The 7.0-magnitude earthquake that struck Haiti on January 12th, caused not only a tremendous loss of life, but considerable damage to the nation’s infrastructure. As people around the world watch the heart-wrenching images coming out of the earthquake ravaged nation, donations are pouring in.
But getting aid into Haiti has been a slow-going process, especially when the lines of communication are interrupted. Communication is critical in getting humanitarian aid, services and information into the disaster area.
But despite the overwhelming obstacles and destruction, Haiti does have one bright spot – the sun. Besides food, water, shelter and medical supplies, solar-powered devices are also being distributed – many of which will have long lasting benefits beyond the immediate crisis. Solar lighting, water purification systems, mobile phones, laptops and even Audio Bibles powered by the sun, are all being donated.
Solar-Powered Sun Ovens
On January 28th, Sun Ovens International, partnering with Friends of Haiti Organization (FOHO) and Feed My Starving Children, will send nearly 300,000 meals and stand-alone solar-powered Sun Ovens to Port-au-Prince.
Sun Ovens, insulated boxes surrounded by panels of highly polished aluminum, get hot enough to boil, steam, roast or bake food at temperatures up to 360 degrees F. One commercial-sized solar oven, which can make 1,200 meals every eight hours, is already in place with two more commercial ovens en route.
A donation of $40 will purchase one solar cooker kit for a family. One hundred percent of all donations are used to send the ovens to Haiti – no expenses are deducted. Additional shipments of the Sun Ovens are being planned.
Solar-Powered Water Purification Systems
After the earthquake, a solar-powered mobile water pumping and purification system was pulled from the rubble of a collapsed building and moved to the International Red Cross base. The Mobile MaxPure system has been converting 30,000 gallons of contaminated water into drinkable water every day. The mobile system, from WorldWater & Solar Technologies, Inc., also supplies 3.3 kW of electric power for lights, tools or satellite communication systems and takes less than 30 minutes for two people to set up.
And in an effort to send more solar-powered water purification systems to Haiti, WorldWater launched its non-profit WorldWater for Haiti campaign Wednesday.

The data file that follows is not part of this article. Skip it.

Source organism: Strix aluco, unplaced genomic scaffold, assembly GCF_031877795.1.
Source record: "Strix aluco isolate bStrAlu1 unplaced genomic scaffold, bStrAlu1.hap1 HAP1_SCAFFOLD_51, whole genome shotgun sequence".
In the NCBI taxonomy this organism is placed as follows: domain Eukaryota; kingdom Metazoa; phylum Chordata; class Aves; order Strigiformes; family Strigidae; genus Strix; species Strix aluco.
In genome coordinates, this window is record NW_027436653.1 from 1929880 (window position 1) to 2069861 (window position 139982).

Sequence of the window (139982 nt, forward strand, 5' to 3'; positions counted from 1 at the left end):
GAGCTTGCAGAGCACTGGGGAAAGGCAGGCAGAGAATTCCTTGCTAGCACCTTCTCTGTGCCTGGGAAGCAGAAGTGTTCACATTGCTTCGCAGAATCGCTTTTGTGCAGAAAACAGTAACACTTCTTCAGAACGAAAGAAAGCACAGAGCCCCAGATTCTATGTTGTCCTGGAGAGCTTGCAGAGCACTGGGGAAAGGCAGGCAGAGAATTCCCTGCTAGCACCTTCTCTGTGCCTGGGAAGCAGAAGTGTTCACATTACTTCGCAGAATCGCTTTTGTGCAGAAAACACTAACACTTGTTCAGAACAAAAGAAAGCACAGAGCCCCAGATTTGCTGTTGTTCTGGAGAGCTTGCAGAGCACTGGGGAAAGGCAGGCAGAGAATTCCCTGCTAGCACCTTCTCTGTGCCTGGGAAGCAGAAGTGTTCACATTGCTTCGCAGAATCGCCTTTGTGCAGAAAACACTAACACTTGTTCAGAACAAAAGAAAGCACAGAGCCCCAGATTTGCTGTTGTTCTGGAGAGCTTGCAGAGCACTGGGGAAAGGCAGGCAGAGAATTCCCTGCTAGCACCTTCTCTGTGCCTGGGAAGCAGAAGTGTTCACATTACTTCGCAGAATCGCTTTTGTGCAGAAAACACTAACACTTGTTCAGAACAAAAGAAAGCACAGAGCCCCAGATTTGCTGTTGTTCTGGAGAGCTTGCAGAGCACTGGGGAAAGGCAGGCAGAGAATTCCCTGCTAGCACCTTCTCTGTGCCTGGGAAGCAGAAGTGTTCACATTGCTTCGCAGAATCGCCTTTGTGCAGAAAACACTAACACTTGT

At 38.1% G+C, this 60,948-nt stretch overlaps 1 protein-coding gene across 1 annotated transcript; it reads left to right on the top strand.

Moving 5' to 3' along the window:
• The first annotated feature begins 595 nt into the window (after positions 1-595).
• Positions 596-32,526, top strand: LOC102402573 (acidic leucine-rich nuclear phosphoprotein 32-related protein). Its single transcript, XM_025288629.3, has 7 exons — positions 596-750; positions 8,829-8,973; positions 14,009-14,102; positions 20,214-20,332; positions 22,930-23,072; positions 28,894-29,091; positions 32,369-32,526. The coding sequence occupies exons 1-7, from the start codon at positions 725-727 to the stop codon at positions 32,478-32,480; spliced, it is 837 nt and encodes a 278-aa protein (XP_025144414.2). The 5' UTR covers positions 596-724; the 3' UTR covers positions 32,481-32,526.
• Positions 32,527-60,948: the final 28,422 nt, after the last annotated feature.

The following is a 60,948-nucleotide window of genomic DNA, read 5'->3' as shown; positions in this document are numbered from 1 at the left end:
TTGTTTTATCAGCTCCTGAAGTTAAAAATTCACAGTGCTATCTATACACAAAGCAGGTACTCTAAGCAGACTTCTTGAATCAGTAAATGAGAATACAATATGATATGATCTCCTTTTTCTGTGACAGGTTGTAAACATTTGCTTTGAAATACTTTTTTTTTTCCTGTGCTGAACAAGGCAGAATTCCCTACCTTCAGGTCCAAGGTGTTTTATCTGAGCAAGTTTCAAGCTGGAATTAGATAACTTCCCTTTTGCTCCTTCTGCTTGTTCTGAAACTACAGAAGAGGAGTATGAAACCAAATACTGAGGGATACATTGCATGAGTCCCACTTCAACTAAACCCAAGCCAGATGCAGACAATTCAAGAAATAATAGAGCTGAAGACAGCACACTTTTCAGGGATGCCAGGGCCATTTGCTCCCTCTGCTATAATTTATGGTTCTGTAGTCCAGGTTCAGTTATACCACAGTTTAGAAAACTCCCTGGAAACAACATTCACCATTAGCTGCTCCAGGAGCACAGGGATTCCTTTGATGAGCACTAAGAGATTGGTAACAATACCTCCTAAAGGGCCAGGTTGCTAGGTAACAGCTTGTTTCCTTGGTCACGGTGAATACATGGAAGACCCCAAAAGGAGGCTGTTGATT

Solar-Powered Cell Phones
Communication is critical in a crisis. Intivation, which developed solar power systems for mobile devices, and mobile network operator Digicel Group, are sending 1,000 solar-powered mobile phones to Haiti. The phones, equipped with built-in solar chargers, can operate in locations without any electricity. The phones will be distributed to aid workers and survivors. More than half a million of the phones have been sold since launching in June.
According to the company website, Digicel, the largest mobile network operator in the Caribbean, has donated $5 million in cash towards the relief effort. The company will use two of its private planes to transport the phones and other goods to the area.
Florida-based Sol Inc., is donating more than $300,000 in solar lighting to Haiti. The solar-lights will provide much needed lighting for relief workers who work day or night and will provide additional security as well. The first shipment of lights will be installed at a medical clinic and orphanage. The lighting systems will also be installed at food distribution centers, relief camps and hospitals. The Tropical Solar Light Systems (TSL), take less than an hour to install and can withstand hurricane force winds.
For each donated TSL, the company will donate a second light as part of the Sol’s Haiti Earthquake Relief Matching Program.
According to the One Laptop per Child (OLPC) blog, the non-profit organization will be sending a consignment of free, ruggedized XO laptops to aid and reconstruction groups in Haiti. Free solar-charging backpacks are available.
Solar-Powered Audio Bibles
Many of the survivors have lost everything and many thousands are sleeping on the street. Faith Comes by Hearing, a provider of audio Bibles, is offering its own form of hope and comfort to the millions of people affected by the disaster. It is partnering with disaster relief organization Convoy of Hope to distribute 600 portable, solar-powered Audio Bibles. This device, called The Proclaimer, has a built-in generator and solar panel to charge the battery, which can play for 15 hours. The organization is hoping to donate another 2,500 solar-powered devices.